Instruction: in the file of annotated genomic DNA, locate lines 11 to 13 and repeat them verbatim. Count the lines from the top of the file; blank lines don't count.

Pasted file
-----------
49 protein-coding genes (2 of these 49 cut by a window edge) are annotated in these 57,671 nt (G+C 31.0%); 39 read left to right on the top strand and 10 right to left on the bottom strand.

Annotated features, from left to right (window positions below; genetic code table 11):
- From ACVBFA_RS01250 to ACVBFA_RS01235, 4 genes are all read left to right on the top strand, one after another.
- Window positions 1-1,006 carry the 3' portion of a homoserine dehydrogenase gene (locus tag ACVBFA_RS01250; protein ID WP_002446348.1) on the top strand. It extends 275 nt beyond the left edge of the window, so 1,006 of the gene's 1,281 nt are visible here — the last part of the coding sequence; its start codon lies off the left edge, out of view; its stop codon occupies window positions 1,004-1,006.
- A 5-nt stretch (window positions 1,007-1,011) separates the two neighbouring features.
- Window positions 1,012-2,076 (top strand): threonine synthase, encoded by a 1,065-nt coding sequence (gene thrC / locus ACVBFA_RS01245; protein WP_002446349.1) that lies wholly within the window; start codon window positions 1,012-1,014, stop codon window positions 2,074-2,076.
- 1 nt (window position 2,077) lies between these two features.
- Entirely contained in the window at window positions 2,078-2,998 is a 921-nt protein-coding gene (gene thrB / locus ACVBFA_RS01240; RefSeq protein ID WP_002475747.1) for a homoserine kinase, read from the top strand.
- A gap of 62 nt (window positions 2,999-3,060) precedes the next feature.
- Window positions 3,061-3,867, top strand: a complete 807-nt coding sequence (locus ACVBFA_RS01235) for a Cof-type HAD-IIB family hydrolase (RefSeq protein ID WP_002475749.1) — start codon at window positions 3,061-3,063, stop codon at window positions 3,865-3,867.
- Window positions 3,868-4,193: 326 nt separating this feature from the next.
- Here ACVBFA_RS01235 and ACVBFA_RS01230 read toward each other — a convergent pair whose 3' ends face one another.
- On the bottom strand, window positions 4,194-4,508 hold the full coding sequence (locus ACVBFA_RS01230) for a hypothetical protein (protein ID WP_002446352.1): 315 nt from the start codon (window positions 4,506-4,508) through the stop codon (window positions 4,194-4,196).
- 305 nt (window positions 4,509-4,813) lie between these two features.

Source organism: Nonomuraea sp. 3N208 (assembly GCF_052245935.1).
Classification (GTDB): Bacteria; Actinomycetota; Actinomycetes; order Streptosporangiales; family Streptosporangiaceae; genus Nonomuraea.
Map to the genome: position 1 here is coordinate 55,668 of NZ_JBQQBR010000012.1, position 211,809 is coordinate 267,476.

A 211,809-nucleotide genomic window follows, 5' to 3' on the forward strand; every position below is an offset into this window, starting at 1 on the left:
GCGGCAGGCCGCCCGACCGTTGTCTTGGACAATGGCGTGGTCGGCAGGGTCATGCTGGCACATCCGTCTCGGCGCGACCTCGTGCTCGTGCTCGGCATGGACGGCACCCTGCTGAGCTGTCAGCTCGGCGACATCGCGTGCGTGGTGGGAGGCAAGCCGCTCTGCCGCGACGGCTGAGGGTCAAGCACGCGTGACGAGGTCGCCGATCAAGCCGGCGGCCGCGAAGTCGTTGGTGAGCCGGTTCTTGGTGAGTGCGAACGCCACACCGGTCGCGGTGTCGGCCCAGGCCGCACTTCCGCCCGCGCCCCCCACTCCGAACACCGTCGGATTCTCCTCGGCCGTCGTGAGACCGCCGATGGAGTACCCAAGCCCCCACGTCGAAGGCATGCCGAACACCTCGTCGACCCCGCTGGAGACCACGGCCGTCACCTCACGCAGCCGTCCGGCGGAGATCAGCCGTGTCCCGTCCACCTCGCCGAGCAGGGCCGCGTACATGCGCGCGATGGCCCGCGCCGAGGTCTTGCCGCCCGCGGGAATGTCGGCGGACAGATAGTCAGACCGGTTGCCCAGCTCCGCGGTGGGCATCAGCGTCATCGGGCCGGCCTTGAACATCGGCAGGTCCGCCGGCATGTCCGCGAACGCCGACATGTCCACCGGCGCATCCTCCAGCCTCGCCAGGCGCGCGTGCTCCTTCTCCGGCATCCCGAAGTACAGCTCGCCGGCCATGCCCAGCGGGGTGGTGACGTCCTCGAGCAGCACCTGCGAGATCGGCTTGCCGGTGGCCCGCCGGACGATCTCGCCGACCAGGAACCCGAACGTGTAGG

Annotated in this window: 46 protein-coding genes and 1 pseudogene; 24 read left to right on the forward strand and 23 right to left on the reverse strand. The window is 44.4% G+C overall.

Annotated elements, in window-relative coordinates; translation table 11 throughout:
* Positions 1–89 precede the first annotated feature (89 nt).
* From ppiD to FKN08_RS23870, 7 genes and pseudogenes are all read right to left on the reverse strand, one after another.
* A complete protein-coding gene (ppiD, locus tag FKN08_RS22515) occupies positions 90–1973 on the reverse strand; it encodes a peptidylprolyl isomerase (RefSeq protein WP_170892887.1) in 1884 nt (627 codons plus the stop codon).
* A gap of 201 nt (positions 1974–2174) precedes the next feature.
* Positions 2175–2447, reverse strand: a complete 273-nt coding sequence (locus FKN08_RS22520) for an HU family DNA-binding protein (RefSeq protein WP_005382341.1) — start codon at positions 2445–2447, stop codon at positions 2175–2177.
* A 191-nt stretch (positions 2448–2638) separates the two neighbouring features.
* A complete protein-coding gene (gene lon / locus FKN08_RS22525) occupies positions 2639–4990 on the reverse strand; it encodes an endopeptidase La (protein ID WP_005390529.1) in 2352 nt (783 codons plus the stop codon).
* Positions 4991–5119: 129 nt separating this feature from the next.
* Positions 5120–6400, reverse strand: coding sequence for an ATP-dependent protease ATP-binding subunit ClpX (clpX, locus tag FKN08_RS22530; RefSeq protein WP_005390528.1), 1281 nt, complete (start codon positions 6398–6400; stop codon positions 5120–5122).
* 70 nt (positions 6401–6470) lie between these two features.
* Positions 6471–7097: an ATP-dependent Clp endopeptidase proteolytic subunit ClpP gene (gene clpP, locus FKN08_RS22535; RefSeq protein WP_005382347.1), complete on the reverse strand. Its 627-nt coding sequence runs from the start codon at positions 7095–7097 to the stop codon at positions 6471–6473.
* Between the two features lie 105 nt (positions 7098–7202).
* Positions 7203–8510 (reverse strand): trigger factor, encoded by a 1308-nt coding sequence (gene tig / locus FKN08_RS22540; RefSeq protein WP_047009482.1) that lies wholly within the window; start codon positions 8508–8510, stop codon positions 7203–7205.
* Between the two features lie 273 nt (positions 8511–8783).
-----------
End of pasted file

- Window positions 3,868-4,193: 326 nt separating this feature from the next.
- Here ACVBFA_RS01235 and ACVBFA_RS01230 read toward each other — a convergent pair whose 3' ends face one another.
- On the bottom strand, window positions 4,194-4,508 hold the full coding sequence (locus ACVBFA_RS01230) for a hypothetical protein (protein ID WP_002446352.1): 315 nt from the start codon (window positions 4,506-4,508) through the stop codon (window positions 4,194-4,196).